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Wednesday, March 15, 2017

Refusing PARCC

As spring approaches, so does the state testing in our public schools.  I shudder to imagine that weeks are devoted to tests that tell us so little about all of the students.  But most of us sat through it when we were in elementary school.  I actually remember enjoying getting the score reports (but I was/am a little weird).  But testing today has taken on a new name and has lost a lot of meaning.  I don't mind the MAP testing that most public schools in this area do.  In fact, I can entirely see how they can use it to help guide instruction.  Since MAP testing takes a total of 2 hours for the math and reading, including prep time to get the kids settled beforehand, I also don't see it as a huge intrusion.

PARCC testing is a whole different animal.  For starters, it is not nationally normed.  Therefore, the results mean basically nothing.  So the children sit through hours of testing to get a score that doesn't provide any real information.  It also is not tied to any state funding.  So why would schools spend these hours that might otherwise be used for actual instruction?  That's where the bureaucracy of public schools come in.  But the more of us that have our kids refuse to take this test, the quicker we can sweep PARCC out the door.

Tomorrow I will be sending my 3rd grader to school with a letter to the principal informing her of our family's decision, signed by both me and my husband.  I have sent an email tonight to her teacher as a heads up.  I have also stuck some small slips of paper into Carolyn's folder so that she does not have to verbally decline.  I have asked her teacher to let me know if she the school will require her to verbally decline in case we need to prepare for that.  As I was printing out the letter tonight and trying to explain this test to my kids, I could see their inner struggle.  And that is part of what is sad about all of this.  I am left to explain to my 8 year old that in this one instance, it's okay to refuse take a test (multiple tests, really).  I want her to continue to be a good citizen within her school and continue to be generally obedient to her teacher.  I had to try to explain to her why this test is different from all the others.  I hope I did a good enough job and I hope the school makes this easy on her.  I will update with more as this process continues.  Our school got a late start this year due to construction so testing is not scheduled until the second week of April.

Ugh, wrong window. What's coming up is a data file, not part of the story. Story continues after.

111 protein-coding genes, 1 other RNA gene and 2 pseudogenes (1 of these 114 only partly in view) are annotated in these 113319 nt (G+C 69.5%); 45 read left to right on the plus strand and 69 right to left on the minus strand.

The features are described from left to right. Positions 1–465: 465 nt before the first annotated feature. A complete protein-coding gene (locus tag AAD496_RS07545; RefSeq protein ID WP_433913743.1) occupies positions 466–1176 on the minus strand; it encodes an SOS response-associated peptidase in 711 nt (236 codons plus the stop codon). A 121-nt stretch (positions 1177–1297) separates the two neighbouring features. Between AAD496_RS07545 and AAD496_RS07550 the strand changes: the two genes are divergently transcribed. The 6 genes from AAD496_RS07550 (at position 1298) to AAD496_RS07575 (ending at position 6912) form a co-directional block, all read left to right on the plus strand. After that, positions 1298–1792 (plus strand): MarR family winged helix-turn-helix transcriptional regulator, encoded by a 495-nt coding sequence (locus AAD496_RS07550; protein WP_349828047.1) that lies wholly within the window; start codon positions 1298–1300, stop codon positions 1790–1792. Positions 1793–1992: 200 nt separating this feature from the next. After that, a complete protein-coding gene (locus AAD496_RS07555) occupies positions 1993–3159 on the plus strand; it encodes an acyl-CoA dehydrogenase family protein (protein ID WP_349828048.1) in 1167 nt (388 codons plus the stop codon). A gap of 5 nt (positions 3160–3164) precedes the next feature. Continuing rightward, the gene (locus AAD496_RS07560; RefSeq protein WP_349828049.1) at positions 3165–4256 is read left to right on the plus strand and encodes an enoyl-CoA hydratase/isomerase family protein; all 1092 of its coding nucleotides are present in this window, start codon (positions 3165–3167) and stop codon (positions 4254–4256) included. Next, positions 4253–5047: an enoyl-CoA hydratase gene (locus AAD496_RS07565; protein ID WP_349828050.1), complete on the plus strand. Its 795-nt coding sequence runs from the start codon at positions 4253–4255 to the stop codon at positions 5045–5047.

For those looking for resources on how to help your child opt out, check here:
Facebook Opt out Group
Raise Your Hand IL

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